The global COVID-19 outbreak has forced psychotherapists to find creative ways to con-tinue treating their clients from afar. Dance movement therapy emphasizes the body–mind connec-tion and offers a unique mode of emotional intervention for supporting mental processes. The present study is the first to examine the distinctive qualities of group dance movement therapy in the context of remote emotional intervention with young children. Fourteen preschool children partic-ipated in six DMT meetings. The data generated three themes: 1. play as a platform for transforming technical complexity into an expression of the inner world; 2. accessories and props as means of motivation for movement and imaginative play; 3. playfulness-inhibiting conditions in settings of remote therapy. The discussion examines the significance of bodily expressions in remote therapy for understanding the needs of children in times of crisis and for getting acquainted with feelings and sensations which do not lend themselves easily to verbal expression.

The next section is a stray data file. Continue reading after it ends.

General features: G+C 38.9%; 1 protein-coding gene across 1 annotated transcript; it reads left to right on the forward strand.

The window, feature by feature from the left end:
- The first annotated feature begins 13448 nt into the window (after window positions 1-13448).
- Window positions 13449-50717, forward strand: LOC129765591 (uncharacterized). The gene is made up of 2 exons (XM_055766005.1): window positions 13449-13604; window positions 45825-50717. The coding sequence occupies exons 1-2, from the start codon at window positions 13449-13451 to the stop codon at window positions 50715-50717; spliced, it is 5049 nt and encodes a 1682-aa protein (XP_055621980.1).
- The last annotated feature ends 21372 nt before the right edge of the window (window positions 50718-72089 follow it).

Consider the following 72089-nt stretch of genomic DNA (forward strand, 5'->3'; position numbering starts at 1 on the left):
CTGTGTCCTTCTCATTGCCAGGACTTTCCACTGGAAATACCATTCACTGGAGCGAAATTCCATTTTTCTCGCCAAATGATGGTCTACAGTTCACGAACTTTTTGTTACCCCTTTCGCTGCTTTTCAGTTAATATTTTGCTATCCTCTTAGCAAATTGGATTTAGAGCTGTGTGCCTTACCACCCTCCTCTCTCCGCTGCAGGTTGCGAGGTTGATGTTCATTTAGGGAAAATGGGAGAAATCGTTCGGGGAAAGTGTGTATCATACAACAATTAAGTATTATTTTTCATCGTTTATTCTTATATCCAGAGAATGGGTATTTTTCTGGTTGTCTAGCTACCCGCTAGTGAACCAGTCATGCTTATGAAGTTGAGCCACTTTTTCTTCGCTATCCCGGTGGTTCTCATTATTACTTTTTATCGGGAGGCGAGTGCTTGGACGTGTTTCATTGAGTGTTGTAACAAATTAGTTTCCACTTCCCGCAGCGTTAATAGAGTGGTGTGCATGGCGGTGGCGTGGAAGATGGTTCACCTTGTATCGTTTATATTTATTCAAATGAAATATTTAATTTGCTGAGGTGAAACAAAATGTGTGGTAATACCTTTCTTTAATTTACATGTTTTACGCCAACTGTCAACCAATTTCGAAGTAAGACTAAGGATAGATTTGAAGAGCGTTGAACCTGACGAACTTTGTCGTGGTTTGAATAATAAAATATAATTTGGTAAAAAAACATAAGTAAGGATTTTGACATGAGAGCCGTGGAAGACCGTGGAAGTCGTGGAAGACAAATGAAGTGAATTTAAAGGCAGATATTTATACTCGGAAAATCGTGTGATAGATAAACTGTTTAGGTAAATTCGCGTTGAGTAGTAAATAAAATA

Bibliographical noteFunding Information:
The authors would like to thank the DMT M.A. students (2019–2021) for their enthusiastic willingness to learn, practice, and manage the DMT workshop remotely, and for gen-erously sharing their feelings, thoughts, and sensations with us for this study.
© 2022 by the authors. Licensee MDPI, Basel, Switzerland.
- dance movement therapy
- remote therapy
ASJC Scopus subject areas
- Pediatrics, Perinatology, and Child Health